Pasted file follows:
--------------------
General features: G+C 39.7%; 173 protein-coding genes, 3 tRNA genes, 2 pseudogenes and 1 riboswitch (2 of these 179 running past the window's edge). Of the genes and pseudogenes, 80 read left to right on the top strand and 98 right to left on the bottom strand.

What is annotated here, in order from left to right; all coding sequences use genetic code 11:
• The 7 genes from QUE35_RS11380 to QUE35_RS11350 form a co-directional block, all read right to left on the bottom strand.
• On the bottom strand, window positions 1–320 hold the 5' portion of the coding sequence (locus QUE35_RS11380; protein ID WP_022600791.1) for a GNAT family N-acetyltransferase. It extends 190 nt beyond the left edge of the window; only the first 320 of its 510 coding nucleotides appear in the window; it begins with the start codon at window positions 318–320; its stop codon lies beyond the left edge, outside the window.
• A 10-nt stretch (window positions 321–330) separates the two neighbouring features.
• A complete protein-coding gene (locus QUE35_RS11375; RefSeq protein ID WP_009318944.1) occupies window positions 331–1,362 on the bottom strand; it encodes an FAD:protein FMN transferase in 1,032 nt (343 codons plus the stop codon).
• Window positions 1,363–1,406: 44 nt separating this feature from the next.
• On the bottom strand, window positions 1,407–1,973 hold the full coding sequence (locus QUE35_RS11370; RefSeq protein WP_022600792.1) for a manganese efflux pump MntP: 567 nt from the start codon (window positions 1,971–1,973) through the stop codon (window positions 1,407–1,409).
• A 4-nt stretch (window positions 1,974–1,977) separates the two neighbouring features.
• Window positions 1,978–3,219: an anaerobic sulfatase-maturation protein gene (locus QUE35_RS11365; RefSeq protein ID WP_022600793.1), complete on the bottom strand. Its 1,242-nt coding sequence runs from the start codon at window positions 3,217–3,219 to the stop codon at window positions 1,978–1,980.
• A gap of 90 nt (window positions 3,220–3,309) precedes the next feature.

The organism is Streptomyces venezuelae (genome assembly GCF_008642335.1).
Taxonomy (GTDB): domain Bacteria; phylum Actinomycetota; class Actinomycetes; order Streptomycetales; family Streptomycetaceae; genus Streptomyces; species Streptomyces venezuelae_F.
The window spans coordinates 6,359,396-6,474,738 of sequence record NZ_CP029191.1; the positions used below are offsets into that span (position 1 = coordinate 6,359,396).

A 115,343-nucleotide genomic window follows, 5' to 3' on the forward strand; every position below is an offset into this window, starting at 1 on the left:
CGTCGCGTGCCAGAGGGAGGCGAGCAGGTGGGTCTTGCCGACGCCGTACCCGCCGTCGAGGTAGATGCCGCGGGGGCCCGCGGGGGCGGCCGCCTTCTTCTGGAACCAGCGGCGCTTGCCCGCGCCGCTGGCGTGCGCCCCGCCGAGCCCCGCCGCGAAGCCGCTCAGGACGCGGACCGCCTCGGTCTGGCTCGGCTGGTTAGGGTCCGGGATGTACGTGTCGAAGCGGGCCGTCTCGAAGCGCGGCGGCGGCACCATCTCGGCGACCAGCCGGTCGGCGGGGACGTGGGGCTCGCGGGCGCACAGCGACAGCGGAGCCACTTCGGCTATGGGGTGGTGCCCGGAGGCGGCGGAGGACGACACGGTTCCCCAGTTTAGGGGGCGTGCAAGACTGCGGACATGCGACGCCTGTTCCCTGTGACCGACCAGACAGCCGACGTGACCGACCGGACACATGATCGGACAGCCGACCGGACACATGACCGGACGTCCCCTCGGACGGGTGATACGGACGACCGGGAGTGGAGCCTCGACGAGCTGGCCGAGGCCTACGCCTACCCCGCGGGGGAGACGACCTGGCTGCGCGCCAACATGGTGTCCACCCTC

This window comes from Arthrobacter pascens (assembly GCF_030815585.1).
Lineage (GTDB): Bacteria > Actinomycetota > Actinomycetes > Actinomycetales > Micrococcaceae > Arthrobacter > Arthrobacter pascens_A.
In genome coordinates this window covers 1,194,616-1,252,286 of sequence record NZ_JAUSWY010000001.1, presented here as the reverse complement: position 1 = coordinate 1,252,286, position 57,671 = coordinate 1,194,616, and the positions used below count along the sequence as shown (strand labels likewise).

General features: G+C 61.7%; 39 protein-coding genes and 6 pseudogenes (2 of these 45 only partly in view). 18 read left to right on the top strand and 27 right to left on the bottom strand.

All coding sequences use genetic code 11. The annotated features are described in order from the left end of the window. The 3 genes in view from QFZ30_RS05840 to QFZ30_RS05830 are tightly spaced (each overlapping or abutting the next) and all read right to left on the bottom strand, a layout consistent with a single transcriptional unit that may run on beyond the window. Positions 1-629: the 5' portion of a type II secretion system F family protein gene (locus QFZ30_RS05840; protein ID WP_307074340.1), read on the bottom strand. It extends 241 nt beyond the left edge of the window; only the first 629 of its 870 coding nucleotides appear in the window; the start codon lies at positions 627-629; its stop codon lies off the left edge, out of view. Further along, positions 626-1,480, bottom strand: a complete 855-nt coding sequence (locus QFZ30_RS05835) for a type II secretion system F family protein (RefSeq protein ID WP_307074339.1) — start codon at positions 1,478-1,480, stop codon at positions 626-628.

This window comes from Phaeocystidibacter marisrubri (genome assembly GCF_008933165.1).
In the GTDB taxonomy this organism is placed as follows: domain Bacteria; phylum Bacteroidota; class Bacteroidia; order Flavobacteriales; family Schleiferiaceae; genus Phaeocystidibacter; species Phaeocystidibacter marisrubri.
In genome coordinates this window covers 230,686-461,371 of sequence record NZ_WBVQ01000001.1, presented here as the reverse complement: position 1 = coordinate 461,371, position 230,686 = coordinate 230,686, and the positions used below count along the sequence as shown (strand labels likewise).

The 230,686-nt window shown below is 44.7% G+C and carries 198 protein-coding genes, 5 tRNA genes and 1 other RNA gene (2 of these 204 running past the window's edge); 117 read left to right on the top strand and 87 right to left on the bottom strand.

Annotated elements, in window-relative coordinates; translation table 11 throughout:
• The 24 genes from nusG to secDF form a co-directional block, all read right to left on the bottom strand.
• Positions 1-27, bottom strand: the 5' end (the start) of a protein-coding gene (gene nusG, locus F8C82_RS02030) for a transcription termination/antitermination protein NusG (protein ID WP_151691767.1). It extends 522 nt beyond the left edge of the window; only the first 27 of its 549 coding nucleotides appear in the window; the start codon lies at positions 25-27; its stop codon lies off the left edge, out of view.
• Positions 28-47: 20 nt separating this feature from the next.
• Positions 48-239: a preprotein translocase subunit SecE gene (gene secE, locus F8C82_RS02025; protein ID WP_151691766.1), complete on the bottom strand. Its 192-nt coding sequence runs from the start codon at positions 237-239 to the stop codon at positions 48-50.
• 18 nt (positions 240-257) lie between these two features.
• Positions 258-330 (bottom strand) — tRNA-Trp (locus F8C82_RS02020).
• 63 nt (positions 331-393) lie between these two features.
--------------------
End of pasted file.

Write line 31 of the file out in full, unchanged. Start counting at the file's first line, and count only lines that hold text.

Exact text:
• 18 nt (positions 240-257) lie between these two features.